Why are we celebrating Jesus' birth, anyway?

So what’s the big deal about Christmas? Who cares if a baby was supposedly born some 2,000 years ago?

The big deal about Jesus is who he is and what he did. Consider this:

In Israel’s darkest hour, hope was extended. Joy would come, though not as they expected. God was preparing to judge His people through the tyranny of the Assyrians and later the Babylonians. Yet as Isaiah foretold the waves of destruction, he held out HOPE. Hope that transcended distress of every kind.

The theme of hope was realized in a baby. As darkness descended, look for a helpless little baby.

Regarding this baby, a sign would be given so no one would miss his arrival. He’d be born of a virgin. That hasn’t happened in all of history, nor will it be repeated. But what hope lies in a BABY?

The mystery of “God with us” would be revealed in his name, one of which was Mighty God. Now, I’ve greeted plenty of babies and not one was been named God. Imagine a Jewish family having the audacity to call their son GOD.

Ah, but this special one would fulfill so many previously given prophecies of the Messiah, or anointed one.  The Jews looked for their deliverer from the line of Abraham, Isaac, Jacob and later, David. Genealogy mattered, and God’s execution would be meticulous.

So, when the forest of the Israelite’s pride was mowed down with only stumps remaining in the landscape of their cultural identity, look for a baby, one from David’s line. He would be the “ROOT and the STEM” of Jesse (David’s dad). He would be both the predecessor (from eternity) and the descendant of David. Riddle me that.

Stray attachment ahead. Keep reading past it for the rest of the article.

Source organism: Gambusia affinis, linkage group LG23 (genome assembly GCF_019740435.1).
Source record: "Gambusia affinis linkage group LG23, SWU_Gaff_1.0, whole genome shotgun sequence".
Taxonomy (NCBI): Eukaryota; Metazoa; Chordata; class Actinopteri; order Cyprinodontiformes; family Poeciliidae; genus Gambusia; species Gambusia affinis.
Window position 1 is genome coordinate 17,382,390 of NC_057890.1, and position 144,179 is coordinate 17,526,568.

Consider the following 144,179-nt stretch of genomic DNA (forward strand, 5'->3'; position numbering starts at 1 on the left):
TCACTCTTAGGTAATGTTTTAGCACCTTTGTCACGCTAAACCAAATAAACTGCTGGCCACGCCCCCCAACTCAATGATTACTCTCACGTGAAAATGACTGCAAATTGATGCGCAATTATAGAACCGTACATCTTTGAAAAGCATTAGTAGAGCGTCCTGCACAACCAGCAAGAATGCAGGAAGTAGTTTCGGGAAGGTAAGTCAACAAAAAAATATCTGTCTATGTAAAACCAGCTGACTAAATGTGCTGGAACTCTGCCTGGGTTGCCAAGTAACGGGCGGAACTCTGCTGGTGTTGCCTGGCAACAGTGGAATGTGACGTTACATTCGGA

So you have a virgin born son, God engaging His own creation. He would take on the limitations and sorrows of a regular Joe. His mission was announced in advance and the eternal Son would enter the very time and space He created.

What would he do? But he was pierced for our transgressions; he was crushed for our iniquities. He was born to die, to set us free from more than temporal aggressors. And though he’d be born to the Jews, he was for everyone.

The apostle John later put it this way:

The Son of God appeared to destroy the works of the devil. “Appeared” means he showed up in Bethlehem but that was not his origin. And “destroyed” is a violent term.

As well, For God so loved the world that he gave his one and only Son, that whoever believes in him shall not perish but have everlasting life.

The big deal about Christmas is that God entered our world of sorrows, tasted death, and suffered in our stead. Forgiveness and eternal life are gained through simple faith in who he is and what he has done for us.

Merry Christmas. May the love and light of Jesus Christ be yours in full this Holiday Season.

- Pastor Colin

P.S. Verses I referenced, in order, are Isaiah 7:14, 9:6, 11:1, 53:5, I John 3:8 and John 3:16.